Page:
Jesus rebuked the scribes and Pharisees for objecting to God’s mercy on all people and gave them the “sign of Jonah” to drive home the point (Matthew 12:38-41).
This is a transforming response to violence and evil — a distinct alternative to God’s big flood and Jonah’s whining about Israel’s enemies.
Conversion of ‘Brother Saul’
In the Bible’s vision-story of mercy, the story of Saul’s conversion (Acts 9) is essential. Here is a man with blood on his hands, and not just any blood. Saul’s violence focused on the enemies of God’s community, as he saw it. He was dedicated to defending his tribe and nation.
Saul’s work was the work of national security. His solution to the problem of enemies was clear: kill them. Murder was his vision-story, his truth.
Into Saul’s world came Jesus, with a call to love enemies, overcome evil with good and practice mercy. Saul was no easy mark for this message. He was a man of power and success. He knew what worked.
On his way to Damascus to arrest followers of Jesus — the latest threat to Israel’s pact with Rome and its violent ways — Saul heard a voice from heaven: “Why are you persecuting me?”
Saul replied: “Who are you, sir?”
“I am Jesus, the one you are persecuting. Get up, go into the city, and you will be told what you must do.”
Blinded, Saul spent three hard days in Damascus wrestling with his situation. (Remember Jonah?)
Meanwhile, in Damascus, a follower of Jesus named Ananias was doing his own wrestling. He heard a voice: “Go and talk to my servant Saul.” Ananias knew Saul by reputation, and he protested. (Remember Jonah?)
“My God, I’d rather not,” he said. “I know this guy and what he does.”
“Go, because I need this man Saul,” God replied.
Ananias went into the room where Saul was, laid his hands on him and said, “Brother Saul” (9:17).
That’s right: “Brother Saul.” That’s what Saul heard from the lips of a man he had come to arrest and kill.
And immediately something like scales fell from his eyes.
Met by astonishing love from his enemy, Saul moved from blindness to sight, from death to life, from Saul to Paul.
He began a new life — with the same vocation as before: to protect the security of God’s people — but now “not with the spirit of fear; but of power, and of love, and of a sound mind” (2 Timothy 1:7, KJV). He would strive to “overcome evil with good” (Romans 12:21), even the monstrous evil of the Roman empire (Romans 13).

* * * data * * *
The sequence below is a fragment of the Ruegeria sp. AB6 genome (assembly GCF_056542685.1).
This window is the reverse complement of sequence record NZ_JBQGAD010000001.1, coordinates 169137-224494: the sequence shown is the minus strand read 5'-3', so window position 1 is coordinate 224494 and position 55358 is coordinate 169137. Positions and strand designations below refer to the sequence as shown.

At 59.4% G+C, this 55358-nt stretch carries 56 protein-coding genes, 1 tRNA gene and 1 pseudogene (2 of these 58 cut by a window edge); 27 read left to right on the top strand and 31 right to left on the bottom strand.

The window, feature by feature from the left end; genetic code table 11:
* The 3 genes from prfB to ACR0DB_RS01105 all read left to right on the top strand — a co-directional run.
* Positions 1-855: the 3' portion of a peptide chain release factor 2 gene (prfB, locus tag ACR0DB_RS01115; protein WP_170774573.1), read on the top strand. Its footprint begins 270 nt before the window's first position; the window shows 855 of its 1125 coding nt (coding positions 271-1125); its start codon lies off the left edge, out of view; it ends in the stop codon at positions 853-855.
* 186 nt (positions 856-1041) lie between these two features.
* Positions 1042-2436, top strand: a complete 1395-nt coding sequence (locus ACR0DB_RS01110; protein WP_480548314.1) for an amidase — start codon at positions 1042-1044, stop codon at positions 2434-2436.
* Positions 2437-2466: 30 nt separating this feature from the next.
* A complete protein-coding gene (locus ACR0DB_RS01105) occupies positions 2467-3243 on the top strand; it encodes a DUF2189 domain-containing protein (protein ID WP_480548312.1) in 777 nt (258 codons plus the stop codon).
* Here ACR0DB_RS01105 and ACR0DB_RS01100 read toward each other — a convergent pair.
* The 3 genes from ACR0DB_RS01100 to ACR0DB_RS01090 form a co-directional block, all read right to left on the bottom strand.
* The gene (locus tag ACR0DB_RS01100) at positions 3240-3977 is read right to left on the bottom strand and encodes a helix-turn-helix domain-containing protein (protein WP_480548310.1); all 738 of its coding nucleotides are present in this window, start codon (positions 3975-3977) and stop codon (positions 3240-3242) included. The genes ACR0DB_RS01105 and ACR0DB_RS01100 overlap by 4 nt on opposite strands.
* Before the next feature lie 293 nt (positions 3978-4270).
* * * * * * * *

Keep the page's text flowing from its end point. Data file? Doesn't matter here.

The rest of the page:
Saul’s conversion — from fear to love, from violence to peace — happened not on the road to Damascus but in the house where Ananias greeted him as “brother.” The story he lived by was no longer violence but nonviolence.
Raising the dead
The vision of mercy rooted in Jesus — and embraced ever so haltingly by his followers over the centuries — continues to bear witness to the miracle of human transformation.
Jesus says the choice to live by a new vision — to be born again (John 3:3) — is necessary. Necessary even, perhaps especially, for one as successful as Nicodemus, who knew he was not fully alive and, in that sense, was really dead.
In yet one more faith-defining vision-story — the resurrection of Lazarus (John 11) — the Gospel writer testifies that it is possible to rise from death to life.
The name Lazarus means “without help,” signaling the grand symbolism of this miracle. At the center of John’s story of Jesus stands one man, Lazarus, who rises from death to life.
Is the deeper message here that Jesus raises to life all who choose to live by the vision-story of mercy?
Remaining to be seen is whether the merciful way of responding to the world’s violence will grip our imaginations.
We can live by the violent stories of the big flood, Nineveh’s flashing swords and Saul’s murderous intent.
Or we can choose mercy — the life-giving vision-story that chastened Jonah and converted Saul, that God affirmed after the flood and that Jesus taught: the way of costly, creative nonviolent action.
John Stoner is a nonviolent earthkeeper in Akron, Pa. A member of Akron Mennonite Church, he has worked as a pastor, teacher, Mennonite Central Committee U.S. peace administrator, writer, gardener, husband and parent.